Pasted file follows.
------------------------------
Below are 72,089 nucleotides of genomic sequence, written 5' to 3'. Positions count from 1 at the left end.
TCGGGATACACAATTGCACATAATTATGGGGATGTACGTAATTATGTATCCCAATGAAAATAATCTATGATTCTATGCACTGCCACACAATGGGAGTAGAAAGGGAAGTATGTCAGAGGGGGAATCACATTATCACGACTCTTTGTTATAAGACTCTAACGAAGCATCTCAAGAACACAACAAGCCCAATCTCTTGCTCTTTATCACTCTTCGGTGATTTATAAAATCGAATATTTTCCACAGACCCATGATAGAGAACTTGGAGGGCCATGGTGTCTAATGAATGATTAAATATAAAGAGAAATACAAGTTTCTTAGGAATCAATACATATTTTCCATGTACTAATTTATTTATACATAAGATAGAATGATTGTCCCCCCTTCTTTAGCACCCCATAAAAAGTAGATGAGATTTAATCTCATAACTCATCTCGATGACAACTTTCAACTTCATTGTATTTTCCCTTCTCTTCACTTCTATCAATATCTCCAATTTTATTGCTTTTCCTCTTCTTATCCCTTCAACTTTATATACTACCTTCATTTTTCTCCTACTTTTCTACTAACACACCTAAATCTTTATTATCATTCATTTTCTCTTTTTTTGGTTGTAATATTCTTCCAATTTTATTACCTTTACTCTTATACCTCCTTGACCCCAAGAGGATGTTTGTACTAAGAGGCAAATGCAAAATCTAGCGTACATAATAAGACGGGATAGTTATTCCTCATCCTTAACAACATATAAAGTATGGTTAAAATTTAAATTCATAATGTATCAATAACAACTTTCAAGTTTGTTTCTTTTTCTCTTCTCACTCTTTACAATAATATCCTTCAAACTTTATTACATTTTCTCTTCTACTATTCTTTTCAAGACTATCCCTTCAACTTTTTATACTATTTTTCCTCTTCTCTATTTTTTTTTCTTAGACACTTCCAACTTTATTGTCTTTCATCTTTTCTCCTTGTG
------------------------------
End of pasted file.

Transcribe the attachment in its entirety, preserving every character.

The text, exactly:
Below are 72,089 nucleotides of genomic sequence, written 5' to 3'. Positions count from 1 at the left end.
TCGGGATACACAATTGCACATAATTATGGGGATGTACGTAATTATGTATCCCAATGAAAATAATCTATGATTCTATGCACTGCCACACAATGGGAGTAGAAAGGGAAGTATGTCAGAGGGGGAATCACATTATCACGACTCTTTGTTATAAGACTCTAACGAAGCATCTCAAGAACACAACAAGCCCAATCTCTTGCTCTTTATCACTCTTCGGTGATTTATAAAATCGAATATTTTCCACAGACCCATGATAGAGAACTTGGAGGGCCATGGTGTCTAATGAATGATTAAATATAAAGAGAAATACAAGTTTCTTAGGAATCAATACATATTTTCCATGTACTAATTTATTTATACATAAGATAGAATGATTGTCCCCCCTTCTTTAGCACCCCATAAAAAGTAGATGAGATTTAATCTCATAACTCATCTCGATGACAACTTTCAACTTCATTGTATTTTCCCTTCTCTTCACTTCTATCAATATCTCCAATTTTATTGCTTTTCCTCTTCTTATCCCTTCAACTTTATATACTACCTTCATTTTTCTCCTACTTTTCTACTAACACACCTAAATCTTTATTATCATTCATTTTCTCTTTTTTTGGTTGTAATATTCTTCCAATTTTATTACCTTTACTCTTATACCTCCTTGACCCCAAGAGGATGTTTGTACTAAGAGGCAAATGCAAAATCTAGCGTACATAATAAGACGGGATAGTTATTCCTCATCCTTAACAACATATAAAGTATGGTTAAAATTTAAATTCATAATGTATCAATAACAACTTTCAAGTTTGTTTCTTTTTCTCTTCTCACTCTTTACAATAATATCCTTCAAACTTTATTACATTTTCTCTTCTACTATTCTTTTCAAGACTATCCCTTCAACTTTTTATACTATTTTTCCTCTTCTCTATTTTTTTTTCTTAGACACTTCCAACTTTATTGTCTTTCATCTTTTCTCCTTGTG